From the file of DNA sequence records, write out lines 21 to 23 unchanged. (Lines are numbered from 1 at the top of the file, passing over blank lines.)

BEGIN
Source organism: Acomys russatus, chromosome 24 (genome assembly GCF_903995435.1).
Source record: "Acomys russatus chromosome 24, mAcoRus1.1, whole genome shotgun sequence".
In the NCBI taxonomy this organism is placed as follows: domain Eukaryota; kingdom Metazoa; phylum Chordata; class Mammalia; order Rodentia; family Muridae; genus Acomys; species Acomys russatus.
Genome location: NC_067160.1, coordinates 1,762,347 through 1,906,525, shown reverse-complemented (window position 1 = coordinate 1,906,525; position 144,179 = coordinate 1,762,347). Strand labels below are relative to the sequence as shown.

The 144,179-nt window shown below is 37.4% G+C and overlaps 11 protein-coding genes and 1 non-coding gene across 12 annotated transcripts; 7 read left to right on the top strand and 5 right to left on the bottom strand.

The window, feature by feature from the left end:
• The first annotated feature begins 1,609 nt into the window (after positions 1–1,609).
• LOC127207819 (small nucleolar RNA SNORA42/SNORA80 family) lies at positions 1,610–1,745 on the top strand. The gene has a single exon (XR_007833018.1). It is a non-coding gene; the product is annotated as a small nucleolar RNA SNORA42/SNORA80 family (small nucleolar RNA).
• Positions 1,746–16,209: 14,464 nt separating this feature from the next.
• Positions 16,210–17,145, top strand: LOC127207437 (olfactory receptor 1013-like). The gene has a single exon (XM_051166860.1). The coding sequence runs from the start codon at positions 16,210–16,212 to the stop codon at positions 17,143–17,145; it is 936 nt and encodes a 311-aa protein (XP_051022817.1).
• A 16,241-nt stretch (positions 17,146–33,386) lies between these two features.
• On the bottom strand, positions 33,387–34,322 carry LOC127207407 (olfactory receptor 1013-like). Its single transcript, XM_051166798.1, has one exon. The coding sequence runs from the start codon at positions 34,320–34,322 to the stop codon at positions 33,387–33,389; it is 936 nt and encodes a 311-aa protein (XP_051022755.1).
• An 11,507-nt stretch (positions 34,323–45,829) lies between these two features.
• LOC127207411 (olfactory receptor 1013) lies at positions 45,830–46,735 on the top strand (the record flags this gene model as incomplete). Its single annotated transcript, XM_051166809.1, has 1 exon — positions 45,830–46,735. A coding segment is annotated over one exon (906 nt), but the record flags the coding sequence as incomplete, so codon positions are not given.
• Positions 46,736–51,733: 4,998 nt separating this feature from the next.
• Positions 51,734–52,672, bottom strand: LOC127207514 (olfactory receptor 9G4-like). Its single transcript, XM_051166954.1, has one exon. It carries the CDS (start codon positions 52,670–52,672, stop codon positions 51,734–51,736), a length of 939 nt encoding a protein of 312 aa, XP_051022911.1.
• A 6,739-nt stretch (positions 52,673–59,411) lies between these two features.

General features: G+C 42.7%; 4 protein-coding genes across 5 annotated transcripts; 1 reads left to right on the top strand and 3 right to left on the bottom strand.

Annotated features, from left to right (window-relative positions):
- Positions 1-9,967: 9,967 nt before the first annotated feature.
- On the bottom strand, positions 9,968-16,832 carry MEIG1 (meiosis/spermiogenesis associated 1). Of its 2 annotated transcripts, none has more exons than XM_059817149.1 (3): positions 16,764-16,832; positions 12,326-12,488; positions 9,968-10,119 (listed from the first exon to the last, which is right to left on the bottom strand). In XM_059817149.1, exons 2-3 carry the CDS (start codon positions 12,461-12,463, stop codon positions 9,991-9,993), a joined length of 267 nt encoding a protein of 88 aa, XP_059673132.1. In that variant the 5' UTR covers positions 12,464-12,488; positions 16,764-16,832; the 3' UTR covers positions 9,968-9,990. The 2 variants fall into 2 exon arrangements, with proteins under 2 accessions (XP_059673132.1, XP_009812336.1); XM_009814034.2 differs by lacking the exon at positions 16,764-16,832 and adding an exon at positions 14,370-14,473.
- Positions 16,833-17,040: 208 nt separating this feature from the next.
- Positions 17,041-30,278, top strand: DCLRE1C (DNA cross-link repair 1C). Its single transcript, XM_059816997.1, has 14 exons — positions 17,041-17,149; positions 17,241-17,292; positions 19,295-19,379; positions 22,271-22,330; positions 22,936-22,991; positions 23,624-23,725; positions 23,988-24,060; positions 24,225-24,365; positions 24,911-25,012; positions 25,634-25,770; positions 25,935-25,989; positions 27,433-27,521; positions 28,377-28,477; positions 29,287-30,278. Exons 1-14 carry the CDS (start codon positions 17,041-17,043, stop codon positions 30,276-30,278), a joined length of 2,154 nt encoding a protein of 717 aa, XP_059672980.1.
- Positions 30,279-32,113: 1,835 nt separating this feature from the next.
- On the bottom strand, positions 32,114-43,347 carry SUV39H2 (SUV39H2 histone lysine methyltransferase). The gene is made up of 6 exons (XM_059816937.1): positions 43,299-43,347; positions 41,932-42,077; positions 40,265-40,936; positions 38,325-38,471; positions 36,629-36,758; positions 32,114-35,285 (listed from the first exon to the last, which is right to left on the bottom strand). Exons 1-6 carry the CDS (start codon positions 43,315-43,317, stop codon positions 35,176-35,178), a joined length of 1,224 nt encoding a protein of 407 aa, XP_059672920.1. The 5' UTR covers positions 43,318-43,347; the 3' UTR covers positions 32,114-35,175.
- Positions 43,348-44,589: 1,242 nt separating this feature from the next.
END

- On the bottom strand, positions 9,968-16,832 carry MEIG1 (meiosis/spermiogenesis associated 1). Of its 2 annotated transcripts, none has more exons than XM_059817149.1 (3): positions 16,764-16,832; positions 12,326-12,488; positions 9,968-10,119 (listed from the first exon to the last, which is right to left on the bottom strand). In XM_059817149.1, exons 2-3 carry the CDS (start codon positions 12,461-12,463, stop codon positions 9,991-9,993), a joined length of 267 nt encoding a protein of 88 aa, XP_059673132.1. In that variant the 5' UTR covers positions 12,464-12,488; positions 16,764-16,832; the 3' UTR covers positions 9,968-9,990. The 2 variants fall into 2 exon arrangements, with proteins under 2 accessions (XP_059673132.1, XP_009812336.1); XM_009814034.2 differs by lacking the exon at positions 16,764-16,832 and adding an exon at positions 14,370-14,473.
- Positions 16,833-17,040: 208 nt separating this feature from the next.
- Positions 17,041-30,278, top strand: DCLRE1C (DNA cross-link repair 1C). Its single transcript, XM_059816997.1, has 14 exons — positions 17,041-17,149; positions 17,241-17,292; positions 19,295-19,379; positions 22,271-22,330; positions 22,936-22,991; positions 23,624-23,725; positions 23,988-24,060; positions 24,225-24,365; positions 24,911-25,012; positions 25,634-25,770; positions 25,935-25,989; positions 27,433-27,521; positions 28,377-28,477; positions 29,287-30,278. Exons 1-14 carry the CDS (start codon positions 17,041-17,043, stop codon positions 30,276-30,278), a joined length of 2,154 nt encoding a protein of 717 aa, XP_059672980.1.